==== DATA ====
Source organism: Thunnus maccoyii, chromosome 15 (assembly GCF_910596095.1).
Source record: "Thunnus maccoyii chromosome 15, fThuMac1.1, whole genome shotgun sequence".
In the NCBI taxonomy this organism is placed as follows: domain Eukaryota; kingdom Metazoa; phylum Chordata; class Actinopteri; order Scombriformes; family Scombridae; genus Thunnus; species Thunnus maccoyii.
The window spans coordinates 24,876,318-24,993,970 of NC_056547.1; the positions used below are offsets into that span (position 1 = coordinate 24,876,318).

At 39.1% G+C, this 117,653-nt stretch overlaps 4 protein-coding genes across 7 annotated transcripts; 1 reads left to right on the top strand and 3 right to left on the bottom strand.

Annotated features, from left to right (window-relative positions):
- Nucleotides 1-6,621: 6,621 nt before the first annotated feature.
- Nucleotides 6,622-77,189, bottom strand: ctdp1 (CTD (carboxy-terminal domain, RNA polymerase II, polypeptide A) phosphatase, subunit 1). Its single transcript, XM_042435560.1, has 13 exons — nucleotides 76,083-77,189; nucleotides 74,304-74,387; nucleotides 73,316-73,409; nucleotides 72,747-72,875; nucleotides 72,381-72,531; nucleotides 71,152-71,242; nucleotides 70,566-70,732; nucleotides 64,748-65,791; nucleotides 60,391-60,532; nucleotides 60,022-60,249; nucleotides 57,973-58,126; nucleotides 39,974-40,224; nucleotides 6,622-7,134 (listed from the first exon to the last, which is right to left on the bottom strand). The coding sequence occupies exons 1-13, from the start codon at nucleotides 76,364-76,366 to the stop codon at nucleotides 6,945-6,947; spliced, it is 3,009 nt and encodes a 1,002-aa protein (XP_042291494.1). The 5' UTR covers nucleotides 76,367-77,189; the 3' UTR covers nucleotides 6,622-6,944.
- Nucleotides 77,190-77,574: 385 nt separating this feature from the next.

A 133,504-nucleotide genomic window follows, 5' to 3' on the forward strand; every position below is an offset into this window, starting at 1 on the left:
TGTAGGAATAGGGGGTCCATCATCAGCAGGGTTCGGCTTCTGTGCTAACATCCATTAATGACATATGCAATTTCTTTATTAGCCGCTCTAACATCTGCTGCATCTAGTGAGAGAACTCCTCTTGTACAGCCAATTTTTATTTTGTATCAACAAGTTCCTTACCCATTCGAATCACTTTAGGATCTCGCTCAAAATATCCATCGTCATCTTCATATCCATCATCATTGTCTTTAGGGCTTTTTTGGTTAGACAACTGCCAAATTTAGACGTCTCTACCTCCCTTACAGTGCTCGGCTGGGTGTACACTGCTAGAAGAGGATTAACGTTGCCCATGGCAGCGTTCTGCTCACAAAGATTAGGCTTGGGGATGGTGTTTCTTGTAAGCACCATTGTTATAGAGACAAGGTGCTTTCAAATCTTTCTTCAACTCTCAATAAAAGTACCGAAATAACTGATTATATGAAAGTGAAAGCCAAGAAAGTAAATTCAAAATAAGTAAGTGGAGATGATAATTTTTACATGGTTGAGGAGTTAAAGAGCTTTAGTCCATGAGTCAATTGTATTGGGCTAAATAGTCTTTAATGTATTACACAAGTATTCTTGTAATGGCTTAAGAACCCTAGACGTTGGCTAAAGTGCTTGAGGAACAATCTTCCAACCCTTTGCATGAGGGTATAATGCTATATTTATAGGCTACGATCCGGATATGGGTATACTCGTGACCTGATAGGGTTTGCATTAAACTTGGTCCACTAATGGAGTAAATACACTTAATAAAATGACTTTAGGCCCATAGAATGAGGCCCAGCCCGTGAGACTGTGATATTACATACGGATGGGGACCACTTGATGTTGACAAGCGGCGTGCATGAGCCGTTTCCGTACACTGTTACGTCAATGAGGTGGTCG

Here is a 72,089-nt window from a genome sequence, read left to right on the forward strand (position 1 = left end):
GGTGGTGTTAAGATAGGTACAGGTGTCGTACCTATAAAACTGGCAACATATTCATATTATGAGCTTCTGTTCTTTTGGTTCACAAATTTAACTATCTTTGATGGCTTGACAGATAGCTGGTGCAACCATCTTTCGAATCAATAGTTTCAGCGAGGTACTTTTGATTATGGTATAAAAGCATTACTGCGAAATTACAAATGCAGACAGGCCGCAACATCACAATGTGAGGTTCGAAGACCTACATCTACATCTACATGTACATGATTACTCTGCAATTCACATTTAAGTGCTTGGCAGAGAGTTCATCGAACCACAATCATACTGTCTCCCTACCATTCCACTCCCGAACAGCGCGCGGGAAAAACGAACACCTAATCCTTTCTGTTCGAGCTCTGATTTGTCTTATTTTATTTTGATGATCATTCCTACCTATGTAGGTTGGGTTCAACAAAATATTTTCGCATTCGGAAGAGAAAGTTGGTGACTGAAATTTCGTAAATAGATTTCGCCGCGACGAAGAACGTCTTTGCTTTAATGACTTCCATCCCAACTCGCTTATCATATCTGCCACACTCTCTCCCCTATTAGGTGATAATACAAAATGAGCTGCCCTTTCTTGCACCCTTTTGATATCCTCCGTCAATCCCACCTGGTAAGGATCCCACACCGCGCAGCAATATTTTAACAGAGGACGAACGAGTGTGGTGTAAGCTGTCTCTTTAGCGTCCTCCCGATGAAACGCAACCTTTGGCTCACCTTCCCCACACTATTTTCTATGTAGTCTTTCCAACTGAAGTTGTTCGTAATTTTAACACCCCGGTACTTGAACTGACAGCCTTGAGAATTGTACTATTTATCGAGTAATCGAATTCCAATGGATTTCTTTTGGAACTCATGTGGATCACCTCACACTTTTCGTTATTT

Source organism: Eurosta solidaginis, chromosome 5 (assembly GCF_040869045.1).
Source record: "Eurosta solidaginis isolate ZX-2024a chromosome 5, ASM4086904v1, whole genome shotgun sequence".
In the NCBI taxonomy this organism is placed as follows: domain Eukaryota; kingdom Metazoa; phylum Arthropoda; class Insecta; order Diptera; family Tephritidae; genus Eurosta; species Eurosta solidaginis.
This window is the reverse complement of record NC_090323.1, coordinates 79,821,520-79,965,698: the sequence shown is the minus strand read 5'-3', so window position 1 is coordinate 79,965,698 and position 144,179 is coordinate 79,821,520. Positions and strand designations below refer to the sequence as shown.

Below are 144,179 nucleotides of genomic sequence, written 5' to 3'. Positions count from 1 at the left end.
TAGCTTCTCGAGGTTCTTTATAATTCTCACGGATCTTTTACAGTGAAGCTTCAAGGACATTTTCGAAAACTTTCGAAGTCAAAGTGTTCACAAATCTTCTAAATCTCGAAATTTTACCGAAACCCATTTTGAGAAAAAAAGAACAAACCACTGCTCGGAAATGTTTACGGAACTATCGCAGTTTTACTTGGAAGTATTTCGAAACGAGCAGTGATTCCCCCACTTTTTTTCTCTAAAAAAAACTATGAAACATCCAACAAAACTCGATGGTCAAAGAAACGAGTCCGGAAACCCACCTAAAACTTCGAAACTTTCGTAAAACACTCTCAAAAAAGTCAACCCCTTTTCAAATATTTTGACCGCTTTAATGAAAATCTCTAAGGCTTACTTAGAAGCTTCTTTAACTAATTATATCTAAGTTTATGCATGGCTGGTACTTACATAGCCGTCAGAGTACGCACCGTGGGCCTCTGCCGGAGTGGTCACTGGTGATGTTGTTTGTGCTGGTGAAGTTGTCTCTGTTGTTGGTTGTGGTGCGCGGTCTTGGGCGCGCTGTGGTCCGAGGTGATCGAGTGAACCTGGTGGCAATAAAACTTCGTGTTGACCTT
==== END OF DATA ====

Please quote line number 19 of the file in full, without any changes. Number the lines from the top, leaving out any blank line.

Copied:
TAGCTTCTCGAGGTTCTTTATAATTCTCACGGATCTTTTACAGTGAAGCTTCAAGGACATTTTCGAAAACTTTCGAAGTCAAAGTGTTCACAAATCTTCTAAATCTCGAAATTTTACCGAAACCCATTTTGAGAAAAAAAGAACAAACCACTGCTCGGAAATGTTTACGGAACTATCGCAGTTTTACTTGGAAGTATTTCGAAACGAGCAGTGATTCCCCCACTTTTTTTCTCTAAAAAAAACTATGAAACATCCAACAAAACTCGATGGTCAAAGAAACGAGTCCGGAAACCCACCTAAAACTTCGAAACTTTCGTAAAACACTCTCAAAAAAGTCAACCCCTTTTCAAATATTTTGACCGCTTTAATGAAAATCTCTAAGGCTTACTTAGAAGCTTCTTTAACTAATTATATCTAAGTTTATGCATGGCTGGTACTTACATAGCCGTCAGAGTACGCACCGTGGGCCTCTGCCGGAGTGGTCACTGGTGATGTTGTTTGTGCTGGTGAAGTTGTCTCTGTTGTTGGTTGTGGTGCGCGGTCTTGGGCGCGCTGTGGTCCGAGGTGATCGAGTGAACCTGGTGGCAATAAAACTTCGTGTTGACCTT